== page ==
Printed pseudoisochromatic plates are the most widely used type of color vision test to screen for color vision deficiency. The principle is that the color of a target (digit or letter) embedded in a background of another color appears “falsely of the same color” to color-deficient people. Target and background chromacities are chosen carefully to be the ones confused by people with color vision deficiency.
Design of Pseudoisochromatic Plates
Pseudoisochromatic plates must be carefully designed in order to be effective. As a result of the printing process, minor misalignments between a figure of one chromaticity and the uniform background of another undistinguishable chromaticity may reveal the shape of the digits or letters. In addition, the relative luminous efficiency of the eye varies considerably within normal trichromats and even more so in color-deficient observers. Hence, a figure and background that are equally light for one color defective are not necessarily so for another. The first pseudoisochromatic plates, introduced in Germany by Stilling in 1877, addressed these issues by breaking up the test target and background into a number of discrete patches each with its own shape and contour, and the luminance of the individual patches was varied randomly rather than being equated. This ensured (as much as possible) that neither edge artifacts nor luminance differences could be used to discriminate the target from the background; thus, the target can be detected only by color discrimination.
Stilling’s pseudoisochromatic plates are all of “vanishing” design, so called because the target is read correctly by the normal trichromatic observer and not seen by the color defective (i.e., the “vanishing” figure is pseudoisochromatic to the color defective). A later variant was the “transformation” plate, where two figures are embedded in the background, one that is read by the normal observer and another that has the appropriate chromatic and lightness contrast to be read by the color-deficient observer. The Japanese ophthalmologist Ishihara published in 1917 the first edition of a set of plates that included vanishing and transformation plates, as well as hidden plates, in which the color defective can see a digit that is camouflaged for the normal by random color variation. Another design is the diagnostic or classification plate which is a more sophisticated version of the vanishing design plate that allows for differentiating between the type of red-green color deficiency, i.e., protan or deutan. The Ishihara plates are not designed for examining yellow-blue deficiencies, i.e., tritan deficiency. In 1954, the AO-HRR (American Optical – Hardy, Rand, and Rittler) plates were printed and comprise both screening and diagnostic plates for tritan defects, as well as diagnostic and grading plates for protan and deutan defects. The plates have vanishing designs containing geometric shapes (circle, cross, and triangle) that are printed in neutral colors on a background matrix of gray dots. The saturation of the neutral colors increases in successive plates to produce designs with progressively larger color difference steps identifying different levels of deficiency.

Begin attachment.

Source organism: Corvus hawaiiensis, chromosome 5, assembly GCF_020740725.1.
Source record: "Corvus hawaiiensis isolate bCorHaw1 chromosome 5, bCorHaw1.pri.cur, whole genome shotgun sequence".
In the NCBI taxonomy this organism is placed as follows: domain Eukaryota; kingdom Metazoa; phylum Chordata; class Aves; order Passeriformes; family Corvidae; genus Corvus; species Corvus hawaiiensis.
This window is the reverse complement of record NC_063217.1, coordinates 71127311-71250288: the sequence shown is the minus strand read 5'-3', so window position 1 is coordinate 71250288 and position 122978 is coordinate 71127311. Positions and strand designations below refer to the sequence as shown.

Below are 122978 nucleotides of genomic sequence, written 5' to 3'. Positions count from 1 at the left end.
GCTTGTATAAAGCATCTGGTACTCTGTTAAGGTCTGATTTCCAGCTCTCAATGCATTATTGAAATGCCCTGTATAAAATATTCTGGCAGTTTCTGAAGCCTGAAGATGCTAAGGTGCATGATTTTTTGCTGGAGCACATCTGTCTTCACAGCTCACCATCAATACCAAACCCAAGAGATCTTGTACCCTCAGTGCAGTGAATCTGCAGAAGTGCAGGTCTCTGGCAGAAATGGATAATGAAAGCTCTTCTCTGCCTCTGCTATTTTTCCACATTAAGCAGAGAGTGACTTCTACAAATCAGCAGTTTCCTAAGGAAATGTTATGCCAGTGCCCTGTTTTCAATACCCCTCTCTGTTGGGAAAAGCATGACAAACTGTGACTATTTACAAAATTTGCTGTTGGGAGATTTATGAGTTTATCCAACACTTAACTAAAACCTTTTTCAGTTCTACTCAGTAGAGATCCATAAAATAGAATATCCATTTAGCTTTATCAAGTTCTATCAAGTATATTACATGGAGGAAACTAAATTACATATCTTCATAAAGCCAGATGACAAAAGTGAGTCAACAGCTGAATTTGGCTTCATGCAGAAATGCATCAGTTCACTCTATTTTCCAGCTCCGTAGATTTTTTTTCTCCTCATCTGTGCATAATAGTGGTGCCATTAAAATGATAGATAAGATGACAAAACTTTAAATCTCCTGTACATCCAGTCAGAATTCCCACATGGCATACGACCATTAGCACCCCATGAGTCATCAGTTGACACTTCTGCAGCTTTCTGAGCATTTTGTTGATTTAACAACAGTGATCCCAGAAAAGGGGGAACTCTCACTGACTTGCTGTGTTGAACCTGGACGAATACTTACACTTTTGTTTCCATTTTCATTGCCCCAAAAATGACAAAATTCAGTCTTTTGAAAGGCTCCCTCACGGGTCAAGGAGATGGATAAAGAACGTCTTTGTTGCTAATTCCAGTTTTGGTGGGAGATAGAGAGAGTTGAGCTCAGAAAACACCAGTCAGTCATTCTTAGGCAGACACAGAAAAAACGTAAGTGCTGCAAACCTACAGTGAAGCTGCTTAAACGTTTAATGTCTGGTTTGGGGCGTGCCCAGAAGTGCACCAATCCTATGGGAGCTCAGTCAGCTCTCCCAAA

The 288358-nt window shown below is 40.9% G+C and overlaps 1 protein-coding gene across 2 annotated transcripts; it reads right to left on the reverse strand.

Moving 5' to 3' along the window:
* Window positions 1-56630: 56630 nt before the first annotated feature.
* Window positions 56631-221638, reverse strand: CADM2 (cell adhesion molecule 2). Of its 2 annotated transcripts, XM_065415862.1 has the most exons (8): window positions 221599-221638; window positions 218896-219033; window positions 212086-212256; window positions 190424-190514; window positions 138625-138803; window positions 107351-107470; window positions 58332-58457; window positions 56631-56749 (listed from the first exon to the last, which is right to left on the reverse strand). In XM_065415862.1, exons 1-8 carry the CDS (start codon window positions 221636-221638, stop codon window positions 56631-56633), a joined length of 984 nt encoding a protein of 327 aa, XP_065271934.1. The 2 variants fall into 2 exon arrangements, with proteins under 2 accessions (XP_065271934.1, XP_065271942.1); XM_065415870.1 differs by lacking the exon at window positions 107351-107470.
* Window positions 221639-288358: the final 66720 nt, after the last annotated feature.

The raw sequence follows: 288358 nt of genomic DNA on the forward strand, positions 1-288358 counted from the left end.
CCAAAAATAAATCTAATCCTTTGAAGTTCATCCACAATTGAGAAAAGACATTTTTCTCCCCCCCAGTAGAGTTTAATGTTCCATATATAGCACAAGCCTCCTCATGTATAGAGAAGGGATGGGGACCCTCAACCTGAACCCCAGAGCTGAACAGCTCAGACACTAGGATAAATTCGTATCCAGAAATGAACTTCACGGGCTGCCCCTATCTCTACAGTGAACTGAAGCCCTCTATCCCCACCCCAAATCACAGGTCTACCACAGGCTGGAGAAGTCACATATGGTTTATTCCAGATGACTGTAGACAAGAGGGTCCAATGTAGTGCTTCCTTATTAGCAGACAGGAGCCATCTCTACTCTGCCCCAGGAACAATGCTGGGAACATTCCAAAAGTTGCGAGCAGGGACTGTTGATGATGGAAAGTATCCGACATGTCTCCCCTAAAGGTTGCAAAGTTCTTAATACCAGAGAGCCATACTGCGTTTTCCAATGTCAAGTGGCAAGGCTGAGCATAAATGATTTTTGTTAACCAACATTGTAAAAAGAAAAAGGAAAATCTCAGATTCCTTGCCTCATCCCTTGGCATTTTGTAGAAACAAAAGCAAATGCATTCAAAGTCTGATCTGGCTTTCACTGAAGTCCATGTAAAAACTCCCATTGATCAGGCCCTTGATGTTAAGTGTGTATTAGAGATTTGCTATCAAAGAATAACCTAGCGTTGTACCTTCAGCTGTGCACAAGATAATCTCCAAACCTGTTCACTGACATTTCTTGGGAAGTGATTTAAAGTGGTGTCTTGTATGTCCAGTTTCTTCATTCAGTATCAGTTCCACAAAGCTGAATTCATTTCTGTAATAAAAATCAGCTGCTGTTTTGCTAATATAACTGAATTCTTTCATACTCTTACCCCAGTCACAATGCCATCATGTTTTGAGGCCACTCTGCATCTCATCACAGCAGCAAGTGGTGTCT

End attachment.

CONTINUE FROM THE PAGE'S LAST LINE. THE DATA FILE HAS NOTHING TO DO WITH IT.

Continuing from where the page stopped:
The Ishihara and the AO-HRR pseudoisochromatic plates are often used together because their functions are complementary. The Ishihara plates are used for screening for red-green color deficiency and the AO-HRR plates to confirm protan/deutan classification, estimate the severity of red-green deficiency, and identify tritans.
Some pseudoisochromatic tests have designs containing shapes or “pathways” for the examination of nonverbal subjects and young children.
Administration of Pseudoisochromatic Plates
The majority of pseudoisochromatic tests have been designed to be viewed at 60–70 cms and standardized for natural daylight illumination (or for CIE standard illuminant C). The examiner turns the pages and controls the viewing time. An introductory plate is often included to demonstrate the visual task.
Examples of Pseudoisochromatic Plates
A number of other pseudoisochromatic tests have been produced, but none have been used as widely as the Ishihara and the AO-HRR plates. Tests have been published in Japan, e.g., the Ohkuma plates (1973), Tokyo Medical College test (1957), and Standard Pseudoisochromatic Plates (1st and 2nd editions) and in the USA, e.g., the Dvorine plates; in Germany, e.g., the Velhagen-Broschmann plates (29th edition published in 1992); in Sweden, e.g., the Bostrom-Kugelberg plates (1972); and in France, e.g., the Lanthony Tritan Album, among many others. Despite many contenders, the pseudoisochromatic plates of Ishihara remain today the dominant instrument for routine screening of color vision.